Face and Neck Lift Surgery for Men
Facelift surgery isn’t just for women. Men can also turn to Rhytidectomy to erase the signs of aging and do a younger, rejuvenated look. The procedure steps are typically the same for both sexes, and both men and women can enjoy outstanding cosmetic results.
Are There Age Restrictions for Face and Neck Lift Surgery?
Age is not the most critical factor in determining candidacy for facelift surgery; skin elasticity and overall health have far more bearing on a patient’s ability to undergo this procedure. Most patients who undergo Rhytidectomy are between 40 and 70 years old. However, people older than seventy can benefit from the surgery.
Face and Neck Lift Surgery for Seniors
More people over the age of fifty are turning to cosmetic surgery to improve their appearance. Before approving cosmetic surgery, the doctor will consider each person’s circumstances, including age. Seniors undergoing surgery should understand that they will not look 20 years younger, although they will look more youthful.
Your Initial Consultation for Face and Neck Lift Surgery
First, Prof Moawad will decide whether a facelift is a suitable procedure, considering health history, skin type, and goals for treatment. It is essential for a patient to be honest with their doctor, especially about health history. Certain medical conditions, such as autoimmune disorders or heart disease, can increase the risks of plastic surgery.
Although not all underlying conditions will prevent a patient from receiving a facelift, the surgeon needs to know about these concerns to take necessary precautions. At the first appointment, Prof Moawad may also address the issue of smoking.
Again, the patient should be upfront, as smoking can raise the risks of plastic surgery and slow healing. Although this habit does not automatically keep someone from qualifying for a facelift, they will need to stop smoking for at least two weeks before and two weeks after the surgery, if not longer.
Planning the Procedure for Face and Neck Lift Surgery
After determining that a facelift is a practical solution, Prof Moawad and the patient will work together to create a personalized treatment plan. They will decide:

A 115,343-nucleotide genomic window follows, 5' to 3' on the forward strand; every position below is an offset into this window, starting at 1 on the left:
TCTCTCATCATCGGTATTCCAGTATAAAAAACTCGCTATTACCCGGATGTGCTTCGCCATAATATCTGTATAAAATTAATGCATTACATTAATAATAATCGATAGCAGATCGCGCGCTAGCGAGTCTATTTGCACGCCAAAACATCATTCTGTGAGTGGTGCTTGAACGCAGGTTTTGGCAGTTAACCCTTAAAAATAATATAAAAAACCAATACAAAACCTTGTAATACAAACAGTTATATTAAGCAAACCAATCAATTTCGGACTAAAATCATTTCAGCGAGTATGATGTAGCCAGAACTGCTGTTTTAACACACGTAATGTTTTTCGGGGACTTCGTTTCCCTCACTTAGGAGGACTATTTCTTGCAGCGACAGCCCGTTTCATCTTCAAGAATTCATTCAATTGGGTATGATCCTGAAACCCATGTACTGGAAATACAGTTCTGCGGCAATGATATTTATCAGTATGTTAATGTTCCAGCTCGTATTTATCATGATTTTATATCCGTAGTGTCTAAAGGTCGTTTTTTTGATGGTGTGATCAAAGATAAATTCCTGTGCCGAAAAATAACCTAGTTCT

- The type of facelift
- The type of anesthesia
- The location of the incisions
- How the doctor will close the incisions
- Which procedures, if any, should be combined with the facelift
- About recovery times
What are My Options? (Types of Face and Neck Lift Surgery)
One of the most critical components of the first consultation is determining the correct type of facelift. With so many options, choosing the right kind of facelift surgery depends on more than just the budget. It is crucial to consider the specific areas a patient wants to target, the length of recovery, and their expectations for their post-facelift appearance. Treatment options include:
Traditional Full Face Lift
A complete facelift offers the most comprehensive results. With this procedure, the doctor can address deep creases below the eyes, sagging around the cheeks, lines around the mouth, excess fat and skin under the chin, jowls, and more. Because it targets a larger area, the treatment needs a longer incision. It usually runs along the temple, around the ear, and down to the neck. Full facelifts can address the most dramatic signs of aging, and, thus, they are popular among patients in their 50s and 60s.
Mid Face Lift
A surgeon can lift and tighten the tissues under the eyes and cheeks during a mid-facelift. This technique lets him lift the muscles usually untouched by a conventional facelift. The doctor will create incisions during the procedure like those used in a traditional facelift, but they will typically be deeper. He may also use fat grafting or facial implants to enhance contours and create more defined cheekbones. Because this procedure does not address all the signs of aging, it is often suitable for men and women in their 30s and 40s who are only looking to rejuvenate their appearance.
Mini Face Lift
Mini facelifts involve smaller incisions and a shorter recovery time, so this procedure is sometimes called a “weekend facelift.” As with the mid-facelift, this surgery targets a smaller area, primarily treating the jaw, lower cheeks, and neck.
The doctor will usually find the incisions along the hairline and behind the ear. The doctor will lift the muscles, remove unwanted fat deposits, and cut excess skin through these incisions. Many surgeons perform mini facelifts using endoscopic techniques. Like mid-facelifts, this procedure is standard among younger patients showing the first signs of aging.
Lower Face Lift
As the name implies, lower facelifts target the bottom third of the face. This procedure can be an excellent way to cut jowls, reduce deep nasolabial folds, lift the sagging corners of the mouth, and enhance the jaw. The process itself is like other facelifts, and the doctor will create incisions along with the patient’s ears and hairline. Lower facelifts are suitable for patients of all ages who want to decrease the signs of aging and enjoy a more youthful appearance.